Chaim Ingram
Chaim Ingram

“Say You Are My Sister” – A Deeper Look

Abraham –  Exemplar of Concern for Others

As we peruse the chapters in Sefer Bereshit showcasing the life of Avraham Avinu, we are struck time and again by his extraordinary and almost indiscriminate level of compassionate concern for others. G-D tells him lech lecha, journey to a land which I will show you and I will make of you a great nation. Naturally his wife Sarah is included in the directive. Not so his acquisitive nephew, Lot. But Lot is an orphan, and it is unthinkable of Abraham to leave him behind. Eventually, Lot’s avariciousness compels Abraham to part company from him, yet subsequently the patriarch unhesitatingly places himself in mortal danger to rescue his nephew from captivity. Triumphant in that act of rescue, Abraham refuses the spoils of war to which he is entitled but insists on his allies being rewarded.

Ten years after G-D’s promise to make him the founder of a great nation, Sarah is still childless. She has a maidservant, Hagar, and according to the convention of the times Abraham could have taken her as a co-wife even without Sarah’s consent. But he does not even so much as broach the matter. Sarah does!

This week’s sidra opens with Abraham ignoring his post-b’rit mila pain (he was ninety-nine at the time) and desperately seeking – and being granted – guests to whom he can show hospitality. No sooner do they leave than G-D tells him He is about to destroy wicked cities including Sodom where Lot resides. Abraham prays impassionedly not only for Lot but for the saving of the entire cities. Later in the parasha, after Abraham has at last sired Isaac his longed-for son by Sarah, his other much older son by Hagar, Ishmael, relentlessly bullies his young half-brother. Sarah wants Ishmael banished from the family home. Abraham complies but with a heart overflowing with compassion for his older son, notwithstanding his waywardness,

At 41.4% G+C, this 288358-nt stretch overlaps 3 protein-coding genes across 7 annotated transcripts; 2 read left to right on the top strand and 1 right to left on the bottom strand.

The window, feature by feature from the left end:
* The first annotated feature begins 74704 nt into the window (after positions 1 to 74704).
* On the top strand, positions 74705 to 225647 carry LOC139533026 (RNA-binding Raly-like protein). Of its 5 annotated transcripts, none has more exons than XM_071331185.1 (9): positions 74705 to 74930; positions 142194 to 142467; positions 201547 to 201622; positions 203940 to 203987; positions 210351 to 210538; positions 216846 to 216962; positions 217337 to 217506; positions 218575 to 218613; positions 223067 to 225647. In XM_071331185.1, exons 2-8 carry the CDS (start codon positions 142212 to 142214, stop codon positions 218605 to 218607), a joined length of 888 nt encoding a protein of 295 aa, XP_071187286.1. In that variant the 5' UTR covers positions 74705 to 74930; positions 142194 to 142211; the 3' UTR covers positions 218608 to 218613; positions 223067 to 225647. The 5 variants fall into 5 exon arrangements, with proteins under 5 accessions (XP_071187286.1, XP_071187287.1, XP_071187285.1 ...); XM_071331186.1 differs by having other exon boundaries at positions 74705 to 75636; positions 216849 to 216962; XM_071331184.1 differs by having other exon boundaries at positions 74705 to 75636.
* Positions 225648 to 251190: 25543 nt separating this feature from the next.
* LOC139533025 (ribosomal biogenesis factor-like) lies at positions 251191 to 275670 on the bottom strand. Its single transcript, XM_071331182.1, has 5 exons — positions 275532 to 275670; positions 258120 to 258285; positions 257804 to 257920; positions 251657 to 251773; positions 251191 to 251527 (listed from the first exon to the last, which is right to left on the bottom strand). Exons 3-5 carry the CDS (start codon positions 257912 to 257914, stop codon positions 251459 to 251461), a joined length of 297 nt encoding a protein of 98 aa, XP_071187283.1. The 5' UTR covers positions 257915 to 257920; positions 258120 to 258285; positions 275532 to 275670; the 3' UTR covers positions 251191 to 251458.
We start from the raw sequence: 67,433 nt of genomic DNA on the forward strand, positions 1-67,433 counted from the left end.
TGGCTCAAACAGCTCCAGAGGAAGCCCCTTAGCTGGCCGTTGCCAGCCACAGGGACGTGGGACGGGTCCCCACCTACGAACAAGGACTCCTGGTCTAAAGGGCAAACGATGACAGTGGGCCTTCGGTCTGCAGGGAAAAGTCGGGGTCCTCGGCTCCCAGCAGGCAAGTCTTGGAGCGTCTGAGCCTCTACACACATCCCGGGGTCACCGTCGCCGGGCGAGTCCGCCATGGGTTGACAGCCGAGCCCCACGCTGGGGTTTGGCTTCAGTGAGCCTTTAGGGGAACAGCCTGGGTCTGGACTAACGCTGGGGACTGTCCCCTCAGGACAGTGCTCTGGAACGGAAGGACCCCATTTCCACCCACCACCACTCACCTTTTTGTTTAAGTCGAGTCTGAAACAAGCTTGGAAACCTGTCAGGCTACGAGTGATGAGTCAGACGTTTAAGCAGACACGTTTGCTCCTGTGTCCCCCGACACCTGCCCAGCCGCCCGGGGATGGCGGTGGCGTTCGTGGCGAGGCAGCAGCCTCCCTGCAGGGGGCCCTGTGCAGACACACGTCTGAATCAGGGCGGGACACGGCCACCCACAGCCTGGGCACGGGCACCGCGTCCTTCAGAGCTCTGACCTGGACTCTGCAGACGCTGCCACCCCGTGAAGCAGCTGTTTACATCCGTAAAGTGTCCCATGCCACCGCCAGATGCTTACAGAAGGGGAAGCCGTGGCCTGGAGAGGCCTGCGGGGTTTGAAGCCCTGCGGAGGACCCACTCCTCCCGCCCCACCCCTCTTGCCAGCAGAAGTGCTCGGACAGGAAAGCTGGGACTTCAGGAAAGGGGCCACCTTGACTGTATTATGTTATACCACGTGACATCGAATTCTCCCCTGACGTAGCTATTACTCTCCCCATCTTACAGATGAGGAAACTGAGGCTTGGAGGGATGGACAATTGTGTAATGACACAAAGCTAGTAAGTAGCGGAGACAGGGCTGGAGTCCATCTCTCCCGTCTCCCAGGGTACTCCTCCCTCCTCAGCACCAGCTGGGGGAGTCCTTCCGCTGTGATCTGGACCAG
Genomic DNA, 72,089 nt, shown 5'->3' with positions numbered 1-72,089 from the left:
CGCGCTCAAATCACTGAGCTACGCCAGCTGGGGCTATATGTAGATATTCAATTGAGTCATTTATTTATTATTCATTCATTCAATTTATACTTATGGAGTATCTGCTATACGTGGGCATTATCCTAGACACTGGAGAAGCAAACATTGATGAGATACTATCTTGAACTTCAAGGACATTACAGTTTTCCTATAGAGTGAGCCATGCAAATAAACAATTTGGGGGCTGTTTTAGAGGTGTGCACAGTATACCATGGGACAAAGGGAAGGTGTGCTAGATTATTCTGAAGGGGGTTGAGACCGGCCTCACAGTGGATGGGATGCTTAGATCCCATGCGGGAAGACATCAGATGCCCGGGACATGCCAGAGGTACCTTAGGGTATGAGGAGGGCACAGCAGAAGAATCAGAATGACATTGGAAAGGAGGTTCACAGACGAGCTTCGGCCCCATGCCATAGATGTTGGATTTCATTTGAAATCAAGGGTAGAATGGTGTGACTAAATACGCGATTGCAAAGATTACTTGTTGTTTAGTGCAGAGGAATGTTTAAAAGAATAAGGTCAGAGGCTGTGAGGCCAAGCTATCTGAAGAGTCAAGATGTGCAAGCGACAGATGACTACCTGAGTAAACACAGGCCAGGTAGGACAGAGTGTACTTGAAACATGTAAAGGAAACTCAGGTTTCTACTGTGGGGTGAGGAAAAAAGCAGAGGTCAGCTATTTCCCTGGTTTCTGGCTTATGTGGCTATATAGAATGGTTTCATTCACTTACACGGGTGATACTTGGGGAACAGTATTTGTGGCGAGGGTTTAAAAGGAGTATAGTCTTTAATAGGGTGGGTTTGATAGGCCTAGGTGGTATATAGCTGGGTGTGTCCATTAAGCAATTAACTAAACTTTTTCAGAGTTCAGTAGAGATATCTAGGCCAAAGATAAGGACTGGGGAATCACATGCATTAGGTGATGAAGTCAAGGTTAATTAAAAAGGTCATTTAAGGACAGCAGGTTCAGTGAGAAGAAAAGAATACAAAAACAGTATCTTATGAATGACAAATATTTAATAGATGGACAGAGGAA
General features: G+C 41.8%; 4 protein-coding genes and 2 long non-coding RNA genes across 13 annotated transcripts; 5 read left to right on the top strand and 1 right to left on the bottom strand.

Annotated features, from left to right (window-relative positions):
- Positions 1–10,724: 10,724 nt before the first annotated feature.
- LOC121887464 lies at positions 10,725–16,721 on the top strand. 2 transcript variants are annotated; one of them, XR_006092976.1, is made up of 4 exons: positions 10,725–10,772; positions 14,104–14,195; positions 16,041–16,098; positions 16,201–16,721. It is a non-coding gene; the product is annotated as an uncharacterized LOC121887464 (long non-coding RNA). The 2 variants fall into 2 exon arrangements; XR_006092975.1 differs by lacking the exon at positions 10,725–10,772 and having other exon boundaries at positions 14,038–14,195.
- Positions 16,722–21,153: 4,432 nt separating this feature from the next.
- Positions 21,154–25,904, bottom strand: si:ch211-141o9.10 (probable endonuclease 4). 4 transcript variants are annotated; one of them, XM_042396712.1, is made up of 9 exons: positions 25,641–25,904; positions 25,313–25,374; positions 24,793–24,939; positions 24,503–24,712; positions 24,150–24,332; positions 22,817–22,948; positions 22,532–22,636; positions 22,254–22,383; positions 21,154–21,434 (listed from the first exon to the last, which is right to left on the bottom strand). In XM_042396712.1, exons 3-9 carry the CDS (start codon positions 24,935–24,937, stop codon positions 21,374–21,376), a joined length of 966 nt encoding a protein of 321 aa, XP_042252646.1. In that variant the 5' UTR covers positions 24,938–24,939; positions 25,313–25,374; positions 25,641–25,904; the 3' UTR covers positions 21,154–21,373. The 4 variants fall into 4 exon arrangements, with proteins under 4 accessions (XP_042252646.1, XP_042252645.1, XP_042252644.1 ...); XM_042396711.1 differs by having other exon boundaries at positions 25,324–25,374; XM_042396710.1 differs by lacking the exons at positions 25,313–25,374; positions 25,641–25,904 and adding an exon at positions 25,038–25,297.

In all the incidents cited, not a hint of selfish concern is evident. Abraham is about as selfless an individual as it is possible to find.

Why does Abraham Leave the Promised Land for Egypt?

I would like to suggest that Abraham’s yerida, his surprising descent to Egypt soon after arriving in Erets Canaan (as it was then called), the “promised land” to which he had been Divinely directed, was also fuelled by selflessness and concern for others.

The Torah tells us that there was “a famine in the Land” and that it was kaveid, “severe” (Gen 12:10). If so, why does Lot not accompany Abraham and Sarah to Egypt? And what about “the souls (proselytes) they had made in Haran”(12:5)?  Weren’t they also affected by the famine?

The plot thickens. Abraham and Sarah were hardly in Egypt any time before returning to Canaan. Had the famine ended so quickly?

The subsequent episode may shed some light on this. The Torah tells us that “Lot …[also] had flocks, cattle and tents, and the Land could not support them dwelling together for their possessions were [too] abundant” (13:5-6). Presumably the Land was still struggling to produce adequate nourishment in the wake of the famine.

I venture to suggest that not very much had changed in that short timeThe “famine”, in objective terms, was probably no more than a food shortage. But in Abraham’s eyes it was “severe”. Lot as well as Abraham’s other disciples were not so bothered about competing with the local Canaanites, whose land it then was, for the meagre resources. However, it bothered Abraham greatly that he too would have to compete with the then-indigenous population – and it went against his selfless nature. Righteous, kind Abraham regarded as the lesser of the two evils ab initio journeying with Sarah to Egypt where there was plenty of food and where they would not be a drain on the society at a time of hunger.

“Please Say You Are My Sister!”

And so we arrive at the episode which constitutes the main thrust of this essay and which unsettles many whenever it is read, though it needn’t as I will try to show.

(At the outset, let me stress that the Torah never glosses over the mistakes and misjudgements of our great men and women. “There is not a tsadik on earth that only does good and never strays!” (Kohelet 7:20). Our classical commentators also do not shy away from criticism of the actions of our righteous ancestors when it is warranted. That said, among all the major commentators, only Ramban finds fault with Abraham’s behaviour in this episode.)